• For example, function 755 takes as input state information 756 such as addresses, process identifiers, address space numbers, hardware context identifiers, or thread identifiers of the selected instructions. Function 755 may also use state information such as path-identifying information, opcodes, operands, latencies, or events experienced by the selected instructions. The event information can be retire/abort/invalid status, cache hit/miss, branch mispredict, trap status, TLB hit/miss, and data resource dependency status, and so forth.
  • Step 760 produces a subset of samples based on the function 755. In step 780, statistics 790 are determined. These statistics can include averages, standard deviations, histograms (distribution), and error bounds of the properties of the sampled instructions. For example, average rates at which specified events occur, average latencies of instruction execution and memory accesses. Averages of execution rates of processes, threads, or hardware contexts can also be determined. The histograms can show the distribution of instruction execution, memory access rates, or latencies.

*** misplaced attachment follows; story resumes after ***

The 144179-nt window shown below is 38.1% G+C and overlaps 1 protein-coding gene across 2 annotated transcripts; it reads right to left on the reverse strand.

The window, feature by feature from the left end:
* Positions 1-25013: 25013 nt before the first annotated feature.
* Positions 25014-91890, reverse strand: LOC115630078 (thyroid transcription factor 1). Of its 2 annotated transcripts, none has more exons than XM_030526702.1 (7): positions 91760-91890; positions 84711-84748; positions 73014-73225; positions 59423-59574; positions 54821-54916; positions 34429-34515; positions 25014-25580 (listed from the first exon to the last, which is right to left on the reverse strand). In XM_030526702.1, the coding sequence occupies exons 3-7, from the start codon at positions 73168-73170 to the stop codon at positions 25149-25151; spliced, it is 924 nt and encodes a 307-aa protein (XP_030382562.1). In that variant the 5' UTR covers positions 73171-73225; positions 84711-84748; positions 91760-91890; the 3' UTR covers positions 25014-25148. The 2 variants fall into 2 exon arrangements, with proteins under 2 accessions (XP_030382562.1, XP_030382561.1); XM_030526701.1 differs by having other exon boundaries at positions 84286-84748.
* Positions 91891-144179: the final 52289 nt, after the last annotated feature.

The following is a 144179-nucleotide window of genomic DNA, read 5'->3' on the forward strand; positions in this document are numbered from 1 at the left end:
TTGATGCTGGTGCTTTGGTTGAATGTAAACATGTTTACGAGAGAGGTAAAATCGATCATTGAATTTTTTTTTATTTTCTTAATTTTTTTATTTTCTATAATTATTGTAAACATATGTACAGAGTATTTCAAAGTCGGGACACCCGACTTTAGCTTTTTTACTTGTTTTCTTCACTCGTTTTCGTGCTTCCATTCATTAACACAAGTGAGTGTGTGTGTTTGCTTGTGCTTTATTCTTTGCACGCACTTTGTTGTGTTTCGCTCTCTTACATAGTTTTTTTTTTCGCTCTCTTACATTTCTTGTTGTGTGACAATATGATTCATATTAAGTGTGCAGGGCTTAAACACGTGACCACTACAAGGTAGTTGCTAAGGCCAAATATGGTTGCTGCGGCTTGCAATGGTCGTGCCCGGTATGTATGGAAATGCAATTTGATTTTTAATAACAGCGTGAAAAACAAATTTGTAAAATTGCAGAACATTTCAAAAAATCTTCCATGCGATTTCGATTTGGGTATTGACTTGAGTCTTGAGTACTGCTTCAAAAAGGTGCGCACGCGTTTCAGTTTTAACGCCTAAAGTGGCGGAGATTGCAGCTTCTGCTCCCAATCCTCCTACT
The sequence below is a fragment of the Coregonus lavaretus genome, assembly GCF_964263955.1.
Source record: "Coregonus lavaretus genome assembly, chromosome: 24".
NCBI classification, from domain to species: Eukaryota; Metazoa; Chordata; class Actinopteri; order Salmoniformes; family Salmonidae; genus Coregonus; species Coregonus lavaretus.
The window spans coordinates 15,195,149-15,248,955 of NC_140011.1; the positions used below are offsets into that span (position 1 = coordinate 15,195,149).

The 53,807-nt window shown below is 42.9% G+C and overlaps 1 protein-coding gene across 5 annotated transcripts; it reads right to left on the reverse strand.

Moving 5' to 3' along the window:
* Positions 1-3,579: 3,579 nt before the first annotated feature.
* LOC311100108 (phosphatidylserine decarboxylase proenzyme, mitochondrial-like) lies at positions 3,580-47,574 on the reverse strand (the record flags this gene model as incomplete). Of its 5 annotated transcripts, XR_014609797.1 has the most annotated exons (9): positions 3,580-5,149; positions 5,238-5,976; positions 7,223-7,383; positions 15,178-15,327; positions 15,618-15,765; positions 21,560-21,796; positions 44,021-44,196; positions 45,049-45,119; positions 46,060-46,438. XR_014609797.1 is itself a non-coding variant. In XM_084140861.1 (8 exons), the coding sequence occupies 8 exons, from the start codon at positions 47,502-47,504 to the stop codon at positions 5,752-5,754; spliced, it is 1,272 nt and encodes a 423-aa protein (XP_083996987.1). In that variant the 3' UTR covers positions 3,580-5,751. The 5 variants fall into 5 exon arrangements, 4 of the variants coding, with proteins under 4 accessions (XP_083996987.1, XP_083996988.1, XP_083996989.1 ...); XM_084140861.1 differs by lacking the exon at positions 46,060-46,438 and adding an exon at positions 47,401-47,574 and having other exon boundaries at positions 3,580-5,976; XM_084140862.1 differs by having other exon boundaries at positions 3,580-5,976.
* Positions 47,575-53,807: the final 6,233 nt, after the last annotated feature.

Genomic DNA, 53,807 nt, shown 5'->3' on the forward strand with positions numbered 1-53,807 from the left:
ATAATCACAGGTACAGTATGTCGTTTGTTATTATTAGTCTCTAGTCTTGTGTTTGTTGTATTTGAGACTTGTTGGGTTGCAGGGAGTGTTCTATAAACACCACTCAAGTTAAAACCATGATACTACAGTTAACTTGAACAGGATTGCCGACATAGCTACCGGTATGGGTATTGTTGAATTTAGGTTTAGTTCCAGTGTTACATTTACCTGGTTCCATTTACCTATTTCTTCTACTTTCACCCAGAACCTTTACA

The bound on the errors can be approximated by a reciprocal of a square root of the number of samples for the particular property being sampled.

Claims (26)

  1. An apparatus (100) for sampling instructions in a processor pipeline (200) of a system, the pipeline having a plurality of processing stages, comprising:
    means (210) for fetching instructions into a first stage of the pipeline, the instructions being randomly identified by additional fields indicating that they have been selected for sampling, the additional fields including a sample bit (401) on each instruction in the pipeline;
    means for identifying any of the fetched instructions as a selected instruction;
    means for sampling state information of the system while a particular selected instruction is in any stage of the pipeline (200);